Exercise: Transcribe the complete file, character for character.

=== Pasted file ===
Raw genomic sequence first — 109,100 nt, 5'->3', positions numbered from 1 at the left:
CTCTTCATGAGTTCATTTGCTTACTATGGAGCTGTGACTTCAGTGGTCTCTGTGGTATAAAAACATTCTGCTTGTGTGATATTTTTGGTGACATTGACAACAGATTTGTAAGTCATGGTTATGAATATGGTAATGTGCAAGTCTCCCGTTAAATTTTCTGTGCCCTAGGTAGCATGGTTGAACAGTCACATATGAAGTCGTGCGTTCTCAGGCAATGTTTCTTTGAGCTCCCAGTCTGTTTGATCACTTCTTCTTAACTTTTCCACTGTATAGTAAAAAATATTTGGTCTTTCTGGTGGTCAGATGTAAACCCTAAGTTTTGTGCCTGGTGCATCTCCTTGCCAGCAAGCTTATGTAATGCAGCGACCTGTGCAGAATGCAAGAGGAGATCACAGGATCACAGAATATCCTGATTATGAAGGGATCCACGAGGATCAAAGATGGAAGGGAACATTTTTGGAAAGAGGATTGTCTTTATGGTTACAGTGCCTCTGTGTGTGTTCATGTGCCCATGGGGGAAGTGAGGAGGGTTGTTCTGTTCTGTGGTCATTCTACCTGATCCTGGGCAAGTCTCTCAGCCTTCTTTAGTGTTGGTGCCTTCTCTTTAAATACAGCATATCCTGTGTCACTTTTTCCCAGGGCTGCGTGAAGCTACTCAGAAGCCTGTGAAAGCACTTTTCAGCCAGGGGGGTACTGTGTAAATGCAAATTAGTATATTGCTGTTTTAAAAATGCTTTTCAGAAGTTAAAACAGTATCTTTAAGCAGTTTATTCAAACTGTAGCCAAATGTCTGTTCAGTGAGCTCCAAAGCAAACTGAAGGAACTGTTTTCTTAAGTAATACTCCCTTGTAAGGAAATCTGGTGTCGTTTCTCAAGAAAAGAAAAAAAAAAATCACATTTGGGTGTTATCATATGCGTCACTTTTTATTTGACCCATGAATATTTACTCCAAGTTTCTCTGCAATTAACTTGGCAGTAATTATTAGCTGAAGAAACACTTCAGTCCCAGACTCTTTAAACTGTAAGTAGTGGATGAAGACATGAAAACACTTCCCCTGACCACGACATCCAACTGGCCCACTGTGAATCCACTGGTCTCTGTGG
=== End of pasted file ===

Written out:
Raw genomic sequence first — 109,100 nt, 5'->3', positions numbered from 1 at the left:
CTCTTCATGAGTTCATTTGCTTACTATGGAGCTGTGACTTCAGTGGTCTCTGTGGTATAAAAACATTCTGCTTGTGTGATATTTTTGGTGACATTGACAACAGATTTGTAAGTCATGGTTATGAATATGGTAATGTGCAAGTCTCCCGTTAAATTTTCTGTGCCCTAGGTAGCATGGTTGAACAGTCACATATGAAGTCGTGCGTTCTCAGGCAATGTTTCTTTGAGCTCCCAGTCTGTTTGATCACTTCTTCTTAACTTTTCCACTGTATAGTAAAAAATATTTGGTCTTTCTGGTGGTCAGATGTAAACCCTAAGTTTTGTGCCTGGTGCATCTCCTTGCCAGCAAGCTTATGTAATGCAGCGACCTGTGCAGAATGCAAGAGGAGATCACAGGATCACAGAATATCCTGATTATGAAGGGATCCACGAGGATCAAAGATGGAAGGGAACATTTTTGGAAAGAGGATTGTCTTTATGGTTACAGTGCCTCTGTGTGTGTTCATGTGCCCATGGGGGAAGTGAGGAGGGTTGTTCTGTTCTGTGGTCATTCTACCTGATCCTGGGCAAGTCTCTCAGCCTTCTTTAGTGTTGGTGCCTTCTCTTTAAATACAGCATATCCTGTGTCACTTTTTCCCAGGGCTGCGTGAAGCTACTCAGAAGCCTGTGAAAGCACTTTTCAGCCAGGGGGGTACTGTGTAAATGCAAATTAGTATATTGCTGTTTTAAAAATGCTTTTCAGAAGTTAAAACAGTATCTTTAAGCAGTTTATTCAAACTGTAGCCAAATGTCTGTTCAGTGAGCTCCAAAGCAAACTGAAGGAACTGTTTTCTTAAGTAATACTCCCTTGTAAGGAAATCTGGTGTCGTTTCTCAAGAAAAGAAAAAAAAAAATCACATTTGGGTGTTATCATATGCGTCACTTTTTATTTGACCCATGAATATTTACTCCAAGTTTCTCTGCAATTAACTTGGCAGTAATTATTAGCTGAAGAAACACTTCAGTCCCAGACTCTTTAAACTGTAAGTAGTGGATGAAGACATGAAAACACTTCCCCTGACCACGACATCCAACTGGCCCACTGTGAATCCACTGGTCTCTGTGG